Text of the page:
At the 2016 Toronto International Film Festival, Jill Soloway, in her keynote address, tried to define the "female gaze" in film-making (available on YouTube).

The Indian photographer Farhat Basir Khan attributes the female gaze to anything that's been photographed by a woman which according to Khan is actually breaking the stereotypical view created by "male-constructed" photographs that have shown women in a certain light throughout the history of visual arts. [25] The idea of female gaze was central to the exhibition curated by Khan titled 'Feminography' at the Indira Gandhi National Centre for the Arts in January 2017.

Oppositional gaze[edit]

Bell Hooks, in her essay titled "The Oppositional Gaze: Black Female Spectatorship",[26] argues that Black women are placed outside of the "pleasure in looking" as an imaginary subject to the male gaze.[26] In reading Mulvey's essay "Visual Pleasure and Narrative Cinema",[27] hooks states,"...from a standpoint that acknowledges race, one sees clearly why black women spectators not duped by mainstream cinema would develop an oppositional gaze".[26] In relation Lacan's mirror stage, during which a child develops self recognition and thus, the ideal ego, Hooks takes up the oppositional gaze as a form of looking back, in search of the Black female body within the idealization of cinematic white womanhood.[26]

The absence of racial relations in the context of feminist theory around the "totalizing category [of] women" engages in a process of denial which refutes the reality that many feminist film critics structure their discourse around white women.[26] As a working-class Black woman interviewed by Hooks replied, "to see black women in the position white women have occupied in film forever...", is to see a 'transfer' without 'transformation'.[26] The oppositional gaze, therefore, encompasses resistance as well as an understanding and awareness of the politics of race and racism via cinematic whiteness inclusive of the male gaze.

See also[edit]


  1. ^Eaton, E.W. (September 2008). "Feminist philosophy of art". Philosophy Compass. Wiley. 3 (5): 873–893. doi:10.1111/j.1747-9991.2008.00154.x.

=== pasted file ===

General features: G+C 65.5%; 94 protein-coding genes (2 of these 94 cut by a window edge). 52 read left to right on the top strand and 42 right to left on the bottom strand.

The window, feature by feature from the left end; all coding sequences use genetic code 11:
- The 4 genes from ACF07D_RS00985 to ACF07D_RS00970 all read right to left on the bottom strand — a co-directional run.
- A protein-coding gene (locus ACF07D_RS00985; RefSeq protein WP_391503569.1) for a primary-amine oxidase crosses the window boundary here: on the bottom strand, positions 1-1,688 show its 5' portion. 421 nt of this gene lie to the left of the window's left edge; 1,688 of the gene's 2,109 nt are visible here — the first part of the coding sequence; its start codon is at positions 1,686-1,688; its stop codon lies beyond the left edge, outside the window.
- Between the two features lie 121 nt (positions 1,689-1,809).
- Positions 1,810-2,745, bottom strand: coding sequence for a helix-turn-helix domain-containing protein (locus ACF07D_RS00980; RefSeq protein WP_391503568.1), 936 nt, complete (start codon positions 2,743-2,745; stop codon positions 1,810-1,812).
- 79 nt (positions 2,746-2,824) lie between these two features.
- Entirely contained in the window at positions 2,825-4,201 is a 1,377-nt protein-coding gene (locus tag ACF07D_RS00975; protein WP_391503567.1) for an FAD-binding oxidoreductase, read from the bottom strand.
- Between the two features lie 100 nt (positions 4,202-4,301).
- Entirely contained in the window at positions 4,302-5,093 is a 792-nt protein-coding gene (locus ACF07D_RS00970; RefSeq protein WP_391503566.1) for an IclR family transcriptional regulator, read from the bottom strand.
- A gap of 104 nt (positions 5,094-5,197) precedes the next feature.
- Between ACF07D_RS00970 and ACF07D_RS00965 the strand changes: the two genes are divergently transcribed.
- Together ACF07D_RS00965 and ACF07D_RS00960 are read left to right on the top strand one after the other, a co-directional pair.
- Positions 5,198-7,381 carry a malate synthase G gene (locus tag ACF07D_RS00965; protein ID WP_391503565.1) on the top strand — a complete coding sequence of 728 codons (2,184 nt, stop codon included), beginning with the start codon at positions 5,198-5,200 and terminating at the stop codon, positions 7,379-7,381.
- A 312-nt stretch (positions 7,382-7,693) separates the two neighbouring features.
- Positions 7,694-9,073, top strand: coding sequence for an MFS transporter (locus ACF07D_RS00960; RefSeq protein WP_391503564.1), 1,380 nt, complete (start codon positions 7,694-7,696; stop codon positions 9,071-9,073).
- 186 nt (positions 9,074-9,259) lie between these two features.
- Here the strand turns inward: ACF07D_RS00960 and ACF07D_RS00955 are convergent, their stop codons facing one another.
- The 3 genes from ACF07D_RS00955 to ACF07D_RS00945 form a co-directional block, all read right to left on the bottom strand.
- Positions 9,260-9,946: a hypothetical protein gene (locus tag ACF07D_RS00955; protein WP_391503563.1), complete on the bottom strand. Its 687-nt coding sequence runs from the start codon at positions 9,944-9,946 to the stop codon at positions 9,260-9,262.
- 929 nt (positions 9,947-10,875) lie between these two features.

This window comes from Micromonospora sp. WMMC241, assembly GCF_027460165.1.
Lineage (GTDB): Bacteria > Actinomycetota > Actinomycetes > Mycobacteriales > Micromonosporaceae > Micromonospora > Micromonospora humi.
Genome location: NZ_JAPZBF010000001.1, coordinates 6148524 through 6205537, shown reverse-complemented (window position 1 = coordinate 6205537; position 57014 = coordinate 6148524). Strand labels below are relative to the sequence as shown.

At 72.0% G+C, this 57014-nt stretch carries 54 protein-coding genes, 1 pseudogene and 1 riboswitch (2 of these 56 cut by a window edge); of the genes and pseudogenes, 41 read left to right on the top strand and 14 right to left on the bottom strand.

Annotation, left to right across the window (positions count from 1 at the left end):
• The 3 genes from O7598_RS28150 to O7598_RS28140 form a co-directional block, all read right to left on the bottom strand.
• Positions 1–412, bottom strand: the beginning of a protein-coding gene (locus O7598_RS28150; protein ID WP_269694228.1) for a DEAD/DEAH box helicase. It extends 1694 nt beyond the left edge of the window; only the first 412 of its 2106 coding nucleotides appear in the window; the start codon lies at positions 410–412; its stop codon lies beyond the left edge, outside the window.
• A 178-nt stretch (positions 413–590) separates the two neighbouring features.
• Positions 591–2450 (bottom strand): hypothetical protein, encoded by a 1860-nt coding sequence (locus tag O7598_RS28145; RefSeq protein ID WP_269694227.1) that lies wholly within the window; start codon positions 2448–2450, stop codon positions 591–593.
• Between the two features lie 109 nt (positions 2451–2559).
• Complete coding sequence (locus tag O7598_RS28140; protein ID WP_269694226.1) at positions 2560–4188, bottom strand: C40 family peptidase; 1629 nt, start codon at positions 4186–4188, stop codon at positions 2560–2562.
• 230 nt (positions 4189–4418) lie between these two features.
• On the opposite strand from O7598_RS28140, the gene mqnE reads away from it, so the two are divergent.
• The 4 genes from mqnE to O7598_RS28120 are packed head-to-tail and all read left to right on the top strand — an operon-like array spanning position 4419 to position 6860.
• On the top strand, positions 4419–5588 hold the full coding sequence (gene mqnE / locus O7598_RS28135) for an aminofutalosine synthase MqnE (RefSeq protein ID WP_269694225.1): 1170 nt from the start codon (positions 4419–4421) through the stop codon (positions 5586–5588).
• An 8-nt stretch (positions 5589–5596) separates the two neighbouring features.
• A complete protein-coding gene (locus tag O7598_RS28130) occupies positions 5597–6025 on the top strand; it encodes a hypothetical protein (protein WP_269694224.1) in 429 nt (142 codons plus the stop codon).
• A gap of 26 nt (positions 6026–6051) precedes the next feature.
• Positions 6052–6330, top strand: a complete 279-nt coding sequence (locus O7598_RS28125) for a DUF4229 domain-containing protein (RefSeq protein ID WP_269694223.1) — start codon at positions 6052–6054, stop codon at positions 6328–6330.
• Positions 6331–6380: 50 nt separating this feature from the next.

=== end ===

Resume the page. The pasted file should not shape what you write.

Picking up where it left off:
2. ^"Feminist Aesthetics". Stanford Encyclopedia of Philosophy. Winter 2012. Retrieved May 13, 2015.  
  3. ^That it applies to literature and the visual arts: Łuczyńska-Hołdys, Małgorzata (2013). Soft-Shed Kisses: Re-visioning the Femme Fatale in English Poetry of the 19th Century, Cambridge Scholars Publishing, 15.
  4. ^Devereaux, Mary (1995). "Oppressive Texts, Resisting Readers, and the Gendered Spectator: The "New" Aesthetics". In Brand, Peggy Z.; Korsmeyer, Carolyn. Feminism and tradition in aesthetics. University Park, Pennsylvania: Penn State University Press. p. 126. ISBN 9780271043968. 
  5. ^Walters, Suzanna Danuta (1995). "Visual pressures: on gender and looking". In Walters, Suzanna Danuta. Material girls: making sense of feminist cultural theory. Berkeley, California: University of California Press. p. 57. ISBN 9780520089778. 
  6. ^ abcdefghMulvey, Laura (Autumn 1975). "Visual pleasure and narrative cinema". Screen. Oxford Journals. 16 (3): 6–18. doi:10.1093/screen/16.3.6. 

    Also available as: Mulvey, Laura (2009), "Visual pleasure and narrative cinema", in Mulvey, Laura, Visual and other pleasures (2nd ed.), Houndmills, Basingstoke, Hampshire England New York: Palgrave Macmillan, pp. 14–30, ISBN 9780230576469. Pdf via Amherst College.

  7. ^ abcdefgSassatelli, Roberta (September 2011). "Interview with Laura Mulvey: gender, gaze and technology in film culture". Theory, Culture & Society. Sage. 28 (5): 123–143. doi:10.1177/0263276411398278. 
  8. ^Jacobsson, Eva-Maria (1999). A Female Gaze?(pdf) (Report). Stockholm, Sweden: Royal Institute of Technology (Kungliga Tekniska Högskolan). 
  9. ^Weeks, L. Paul (2005), "Male gaze", in Ritzer, George, Encyclopedia of social theory, Thousand Oaks, California: Sage, p. 467, ISBN 9780761926115. Preview.